Darrelle Revis and the New York Jets are 2-0 after an impressive 20-7 Monday night win over Andrew Luck and the reeling Colts, who now sit at 0-2 and have plenty of issues to sort out.
Which of the teams playing Monday night was a preseason Super Bowl favorite again? It sure did not look like the Colts, who even heard some boos from their home fans en route to their second straight defeat.
On the other hand, the Jets' bandwagon may be filling up. They improved to 2-0 under new head coach Todd Bowles with an impressive 20-7 victory.
Three thoughts on the Week 2 finale:
1. Where are the Colts going to find answers?
Teams have rebounded from 0-2 starts to reach the playoffs—the Colts did it last year, after falling to Denver and Philadelphia in the first two weeks—and Indianapolis has the benefit of playing in a division that still looks to be among the league's worst. Still, it's not difficult to see a scenario in which the Colts' struggles result in massive organizational changes. Consider head coach Chuck Pagano, GM Ryan Grigson and offensive coordinator Pep Hamilton on notice.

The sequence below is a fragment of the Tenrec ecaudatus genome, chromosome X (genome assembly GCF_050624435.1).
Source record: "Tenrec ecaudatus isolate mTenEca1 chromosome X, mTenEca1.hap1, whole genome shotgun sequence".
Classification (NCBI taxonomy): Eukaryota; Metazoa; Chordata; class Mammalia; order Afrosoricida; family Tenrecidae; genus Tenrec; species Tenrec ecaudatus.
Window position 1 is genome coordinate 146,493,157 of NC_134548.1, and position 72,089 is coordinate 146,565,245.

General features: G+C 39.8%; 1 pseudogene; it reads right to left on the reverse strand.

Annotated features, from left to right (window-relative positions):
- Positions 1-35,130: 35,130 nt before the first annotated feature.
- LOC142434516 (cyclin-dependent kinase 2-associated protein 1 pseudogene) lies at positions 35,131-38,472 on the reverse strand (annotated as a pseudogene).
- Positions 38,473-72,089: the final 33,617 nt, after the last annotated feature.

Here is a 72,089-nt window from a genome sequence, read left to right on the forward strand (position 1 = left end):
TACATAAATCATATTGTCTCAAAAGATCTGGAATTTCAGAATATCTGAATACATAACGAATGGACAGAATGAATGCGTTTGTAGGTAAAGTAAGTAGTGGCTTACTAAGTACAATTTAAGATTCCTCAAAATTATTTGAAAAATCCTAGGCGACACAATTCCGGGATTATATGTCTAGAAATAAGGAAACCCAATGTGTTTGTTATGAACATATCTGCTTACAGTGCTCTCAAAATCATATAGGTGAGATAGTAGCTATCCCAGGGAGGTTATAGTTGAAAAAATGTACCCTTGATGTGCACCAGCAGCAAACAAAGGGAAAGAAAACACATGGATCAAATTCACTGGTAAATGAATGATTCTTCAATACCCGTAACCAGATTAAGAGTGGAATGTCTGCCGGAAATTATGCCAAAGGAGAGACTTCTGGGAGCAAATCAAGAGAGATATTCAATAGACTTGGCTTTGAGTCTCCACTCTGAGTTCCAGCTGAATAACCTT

“It's one game,” Pagano insisted after his team's Week 1 loss in Buffalo. “It will not define this football team. It will not define us.”
What about two games? OK, probably not—again, there is plenty of time to recover. Heck, a win at Tennessee next Sunday could vault the Colts into a first-place tie in the AFC South.
Right now, though, this is a mess.
Owner Jim Irsay already this season felt the need to address reports of a growing right between Pagano and Grigson. "That can't be farther [from] the truth," Irsay said on Sept. 13, via ESPN. "Ryan and Chuck work hard together. They have a great relationship."
That is up for debate. Following Monday night's loss, Pagano took what appeared to be a veiled shot at Grigson's roster construction (and what at least inadvertently was a criticism of Andrew Luck's play). When asked about Luck's play behind some shaky line play, Pagano said, “Been the case for three years now, has it not? [Luck] should be more than comfortable dealing with [it]."
And for one of the rare times in his four NFL seasons, Luck was among the major problems Monday night. His line did him no favors and his receivers—excluding Donte Moncrief—were unable to get open, but Luck flat out played a poor game. He fired three interceptions, plus fumbled a fourth turnover away. Luck's decisions were shaky, his accuracy worse.